Lots of ticks again today. We especially liked 1a, 28a and 29a.

Quickie pun    sure    +    toffs    +   pays    =    short of space


Steve Cowling has sent a message explaing his recent absence from the blog which I have uploaded as a pdf here: Phew What a Ride! BD


52 comments on “DT 29464
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  1. This puzzle made a strange progression for me today, the top half started with only crosses complete and the bottom with only the downs. However, the rest soon fell in place, but 3d and 28a held out to take me into *** time. I was unaware of the alternative spelling at 13a, or the furniture at 17d.

    The parsing of 10d was beyond me.

    Many thanks to Jay and the 2 Ks.

  2. The trickiest Jay for a while I thought, took what seemed an age to get going but once I did I was able to finish quite briskly and appreciate the quality of the puzzle.
    My only problem was parsing 10d but it had to be. I suppose you could justify the first word when used with “heat” for perfect but when was the last time you saw a policeman on the second word!
    I liked the DD at 3d and the inventiveness of the surface at 18a but my podium consists of 9a plus 8&16d.
    3/4*
    Many thanks to the 3 birds for the entertainment.

  3. What an excellent crossword with top draw surfaces like 1a 15d, 22a, and last in 29- a terrific homophone,
    complements to the setter all round ,my favourite was18a for originality .
    Going for a**/**** as per 2 K’s-thanks for the pics and plaudits for the setter.

  4. Hooray. It’s Jayday. 2*/5* from me with plenty to choose from for podium places. I kept going round in circles deciding which of many to leave out but have finally settled on 1a, 13a (what a lovely word!), 3d (a perfect DD) and 10d.

    Many thanks to Jay and the 2Ks.

    P.S. I’ve just read Steve Cowling’s report on his absence from the blog following the link at the borrom of the review above. Sobering stuff, and, as BD puts it, “Phew what a ride!” Repeating what I said yesterday, it’s good to have you back, Steve, and I am sure Hudson too is delighted to see you again.

  5. Another intriguing crossword from Jay (**/*****). I thoroughly enjoyed the wily clues, although, like Malcolm R, I found 10a hard to parse. My pick of the day included 18a, a super anagram with a cunning link to 12a, 7d, 29a and 13a, with clever use of the alternative spelling. Thanks to Jay and my encouragement to the Kiwis with their piles of logs. I recently struggled to lift the sack of bread flour that I had ordered from Marriage’s Mill into the house from the doorstep, where it had been delivered, as instructed. Itgets harder as you get older.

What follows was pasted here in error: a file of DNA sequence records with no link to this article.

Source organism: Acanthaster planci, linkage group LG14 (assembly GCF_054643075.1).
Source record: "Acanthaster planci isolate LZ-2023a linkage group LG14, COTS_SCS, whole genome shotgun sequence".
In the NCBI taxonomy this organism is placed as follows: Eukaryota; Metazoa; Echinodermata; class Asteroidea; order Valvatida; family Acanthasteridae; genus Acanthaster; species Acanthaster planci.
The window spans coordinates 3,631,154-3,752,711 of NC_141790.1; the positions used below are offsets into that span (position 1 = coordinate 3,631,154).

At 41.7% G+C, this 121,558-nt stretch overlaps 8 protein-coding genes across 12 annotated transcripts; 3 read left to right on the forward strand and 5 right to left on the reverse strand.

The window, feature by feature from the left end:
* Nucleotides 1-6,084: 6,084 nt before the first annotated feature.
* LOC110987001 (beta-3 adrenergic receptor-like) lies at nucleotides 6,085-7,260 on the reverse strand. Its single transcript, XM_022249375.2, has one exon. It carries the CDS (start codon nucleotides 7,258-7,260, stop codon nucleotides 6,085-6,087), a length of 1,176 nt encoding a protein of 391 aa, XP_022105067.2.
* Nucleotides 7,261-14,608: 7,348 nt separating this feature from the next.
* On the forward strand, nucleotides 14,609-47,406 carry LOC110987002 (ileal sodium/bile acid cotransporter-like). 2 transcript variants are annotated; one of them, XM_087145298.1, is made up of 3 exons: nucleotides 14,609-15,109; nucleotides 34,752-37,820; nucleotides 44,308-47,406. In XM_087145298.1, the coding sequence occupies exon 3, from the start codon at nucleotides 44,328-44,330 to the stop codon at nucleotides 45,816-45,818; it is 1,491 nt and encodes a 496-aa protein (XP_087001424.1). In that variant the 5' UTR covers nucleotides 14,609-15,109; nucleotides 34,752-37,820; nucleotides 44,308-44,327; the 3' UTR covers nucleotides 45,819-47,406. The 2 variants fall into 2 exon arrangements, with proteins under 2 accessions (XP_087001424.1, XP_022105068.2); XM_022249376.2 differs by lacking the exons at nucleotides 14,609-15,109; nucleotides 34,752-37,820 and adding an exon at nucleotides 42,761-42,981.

6. As usual, a joy to work a Jay puzzle. Superlatives fail me otherwise. Top honours to three phrases: 7d, 9a, 29a.
    Many thanks to the Kiwis and to Jay for the entertainment. 1.5* / 4*

    Excellent Toughie today too.

    1. Just read Steve’s pdf. So sorry you’ve had to go through all that but glad you’re back and well–and so much an important part of this blog.

  7. Lovely Jay as per usual – thanks to him and the 2Ks

    Just read Steve’s report – I am so glad to hear that you are now back home safe and well. Take care

  8. Great puzzle from Jay which was hard to get into but with perseverance and some electronic help gave up its secrets. Liked 9a and 15a and 20d.

    Thanks to the 2Ks and Jay for an invigorating Wednesday morning.

  9. As with most of the puzzles last week I found this really tricky to get a foothold. Once I did it was a steady slog and a thoroughly enjoyable one. 10a was a bung in and still don’t really get it. Some very clever clues and my COTD was 29a. I didn’t comment yesterday as I was a bit late to the party but have now read Steve Cowlings harrowing tale above and can add that it’s great to have you back. One question from me please – I have never seen such a glossy lab as Hudson, he looks fabulous, is it what you feed him, or masses of grooming and affection? Take care all.

  10. I’ve just read Steve Cowling’s account of his recent experience. I am grateful for very small mercies after that. Covid was bad enough but that sounds just plain awful. Glad you’re ok now. Ok the crossword. For a Jay puzzle, I struggled today. ****/*** Not sure why. Brain not engaged. 13a stumped me – I didn’t know this spelling so discounted the answer. Cryptic Sue’s voice in my ear telling me to check the dictionary remained silent! I’ve no idea how Jay even thought up 18a – what a delightful clue even if the wine in question is not to my taste. Favourite though is 1a. Thanks to all.

  11. I think RD’s comment of ‘hooray, Jayday’ covers it nicely, I’ve run out of superlatives where his puzzles are concerned.
    Toughest decision is which clues to single out for the podium and today I settled on 1a plus 3&7d.

    Many thanks to Jay and also to our log shifters for making time to bring us the review. My elder daughter’s partner is a ‘log man’ so if you think you’ve got problems shifting yours you should see what he has to contend with!